Septo-Bac can be used to speed up tank cycling and it is a fraction of the cost (a box of 12 packages of Septo-Bac costs about $5 and can be used to cycle 10 150 gallon tanks) of more expensive products such as cycle, bio-spira, stability, and stresszyme.

I did not post this to market Septo-Bac and for those who doubt me, you can do a google search about other peoples' experience to use Septo-bac to quickly cycle large tanks. I can honestly tell you that I was able to cycle the 5 gallon hex in 13 days. Normally it can take 30+ days to cycle a tank and the Nitrite phase is supposed to last the longest (usually 14 days, but some people have got stuck in this phase for 20+ days). I believe that the introduction of Septo-Bac into the tank shortened the Nitrite spike so it was almost the same number of days as the Ammonia Spike. 7 days for the ammonia spike vs 6 days for the Nitrite spike.

From: Tom
Hi, I'm thinking about getting a 60 litre tank with 5 tiger barbs and 5 green tiger barbs. How should I go through the nitrogen cycle and when should I add the fish. Thanks. tom

Re-read the options above for getting the cycle started. Once you are getting nitrates and no readings of ammonia nor nitrites you can safely add fish to your newly cycled aquarium.

From: Kelly
I do use the biospira and it works very well.
Thanks for the comment on bio-spira. I've heard many successful reports from hobbyists using this product to start the nitrogen cycle. Thanks for the comment. Mike

From: Dave
I set up my new 55 gallon tank a little over a week ago and at the suggestion of a fellow member of a fish forum tried Bio-Spira to cycle it. After eight days, the tank is done and ready for fish! I strongly recommend this product to anyone confronting the establishment of a new aquarium.

From: Joe - Cycling Aquarium with Fish
The best way to cycle a new tank is "patience". Start off with about five fish and do a 10% water change every other day. Ensure that you add anti-chlorine in the new water or let the water settle for about 2 days to neutralize the chlorine. Once your biological filter is established, add a few more fish and so forth. Also note that when cleaning aquarium decor, use the same water from your tank as the normal tap water will kill all good bacteria. Happy fish keeping and remember to do at least a 20% water change weekly.
Indeed, the old fashioned way of doing the cycle. There are better, quicker more humane ways (fishless) to do it nowadays though. Also, just want to add that letting water sit for 2 days may remove chlorine, but what about chloramine? To our knowledge, you still need a water additive to remove or neutralize chloramine.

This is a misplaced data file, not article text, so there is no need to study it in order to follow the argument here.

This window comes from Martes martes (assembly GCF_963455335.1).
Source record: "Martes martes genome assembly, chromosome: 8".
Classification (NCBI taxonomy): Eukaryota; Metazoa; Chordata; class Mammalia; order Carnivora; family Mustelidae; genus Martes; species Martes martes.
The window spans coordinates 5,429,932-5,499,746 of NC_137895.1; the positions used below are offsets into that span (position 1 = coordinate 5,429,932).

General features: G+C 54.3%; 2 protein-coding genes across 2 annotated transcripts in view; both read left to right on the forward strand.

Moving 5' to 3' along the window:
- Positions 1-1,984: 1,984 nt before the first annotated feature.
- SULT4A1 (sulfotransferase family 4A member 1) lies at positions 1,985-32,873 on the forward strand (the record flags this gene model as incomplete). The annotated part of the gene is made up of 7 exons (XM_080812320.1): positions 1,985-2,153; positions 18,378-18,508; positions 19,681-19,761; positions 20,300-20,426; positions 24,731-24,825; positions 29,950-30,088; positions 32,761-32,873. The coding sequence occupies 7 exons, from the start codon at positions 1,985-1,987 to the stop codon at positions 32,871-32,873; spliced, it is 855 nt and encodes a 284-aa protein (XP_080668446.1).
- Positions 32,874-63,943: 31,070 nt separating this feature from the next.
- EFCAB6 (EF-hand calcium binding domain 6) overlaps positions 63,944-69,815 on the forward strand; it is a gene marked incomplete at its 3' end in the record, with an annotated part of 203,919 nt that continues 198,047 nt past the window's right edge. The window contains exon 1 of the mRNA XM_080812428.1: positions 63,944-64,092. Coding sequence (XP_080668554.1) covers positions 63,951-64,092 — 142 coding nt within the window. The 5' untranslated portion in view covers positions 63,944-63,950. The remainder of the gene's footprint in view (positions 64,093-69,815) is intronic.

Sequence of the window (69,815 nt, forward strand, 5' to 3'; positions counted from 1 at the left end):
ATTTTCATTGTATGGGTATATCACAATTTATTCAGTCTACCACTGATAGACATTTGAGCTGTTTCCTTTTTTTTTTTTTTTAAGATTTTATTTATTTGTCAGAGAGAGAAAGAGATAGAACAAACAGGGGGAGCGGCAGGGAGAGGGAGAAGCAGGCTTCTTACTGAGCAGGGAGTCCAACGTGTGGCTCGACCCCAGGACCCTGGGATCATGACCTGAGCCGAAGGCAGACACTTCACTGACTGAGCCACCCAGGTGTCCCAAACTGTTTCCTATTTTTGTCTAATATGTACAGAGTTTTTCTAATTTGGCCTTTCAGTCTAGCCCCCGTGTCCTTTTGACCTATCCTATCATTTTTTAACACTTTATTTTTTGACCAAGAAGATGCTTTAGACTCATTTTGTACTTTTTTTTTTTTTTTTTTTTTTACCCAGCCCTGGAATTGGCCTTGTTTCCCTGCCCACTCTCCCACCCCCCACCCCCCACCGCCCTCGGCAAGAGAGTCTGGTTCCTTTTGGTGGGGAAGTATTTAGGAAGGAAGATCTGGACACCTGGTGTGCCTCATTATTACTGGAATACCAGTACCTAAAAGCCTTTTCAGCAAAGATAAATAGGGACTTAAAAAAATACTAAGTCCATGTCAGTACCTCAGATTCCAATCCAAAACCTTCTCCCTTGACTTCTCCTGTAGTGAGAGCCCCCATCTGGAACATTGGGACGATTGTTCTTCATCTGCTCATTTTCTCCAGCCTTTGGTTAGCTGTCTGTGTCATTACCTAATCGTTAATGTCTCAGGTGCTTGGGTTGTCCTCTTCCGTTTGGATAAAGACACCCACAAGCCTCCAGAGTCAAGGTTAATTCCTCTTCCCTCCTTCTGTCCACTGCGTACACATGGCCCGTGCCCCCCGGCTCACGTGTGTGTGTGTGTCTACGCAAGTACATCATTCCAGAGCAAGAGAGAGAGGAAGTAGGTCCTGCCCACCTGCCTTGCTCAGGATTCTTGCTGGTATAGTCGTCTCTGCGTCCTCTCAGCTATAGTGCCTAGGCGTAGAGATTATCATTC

From: Mike - Read Up on the Aquarium Cycle
Okay, I read this too late... Bought and set up a 20 gallon tank, let it sit for 4 days with filter running. Then added 6 guppies, 6 neon tetras, 2 swordtails, 2 panda corys and 2 Danios. Over the course of 3 days. Lost a few guppies and one tetra on days 8 and 9. Could this be related to the cycle that I was ignorant about?
Mmm, most likely because the cycle is kicking in gear with the build of ammonia and nitrites which can be very harmful to fish. That's a lot of fish to add all at once. Ideally, you want to add a couple at a time to avoid taxing the cycle. Adding a few at a time allows the beneficial bacteria time to catch up to the increased bio-loads being introduced into the tank. I know it can be very difficult to exercise patience, but that really is the best advice when going through the cycle and stocking a new fish tank.

From: Cassie - Confused about the cycle
I'm so confused! I have a 5 gallon U.S. tank and I've been using it for like a year. I just cleaned everything out using tap water putting everything back in to start fresh because my fish died. I'm doing a lot of research so I can get everything right but I'm not sure what to do about the nitrogen cycle. Could you please tell me in steps what to do!
Hmm, ok. I'll try to break it down into steps:
  • Fill tank with dechlorinated tap water or pre-mixed saltwater for saltwater aquarium keepers.
  • Determine your method of starting the cycle. Fishless is the quickest and most humane way. For freshwater tanks, get some Bio-spira and add it to the tank. For saltwater tanks, live rock is the way to go. As the rock cures in the tank it will cycle your tank.
  • Test the aquarium water with your test kits for ammonia, nitrite and nitrates.
  • Once you start getting nitrates and no nitrites you can safely add fish. If you're using live rock in saltwater tanks you may not see any of these (ammonia, nitrite and nitrate). If you've had the rock in the tank for several weeks/months you can assume that it's safe to slowly begin stocking the tank.
  • That's it!

From: Cory - Cleaning tank during cycle
Another common problem in the cycle stage is people over clean their tanks during partial water changes and maintenance. If you use the food or fish starting methods, its very important not to disturb the media bedding to allow beneficial bacteria cultivation and growth. Media is the largest source for this growth and over cleaning in the first few weeks can diminish this cultivation causing an elevation of ammonia and/or nitrites.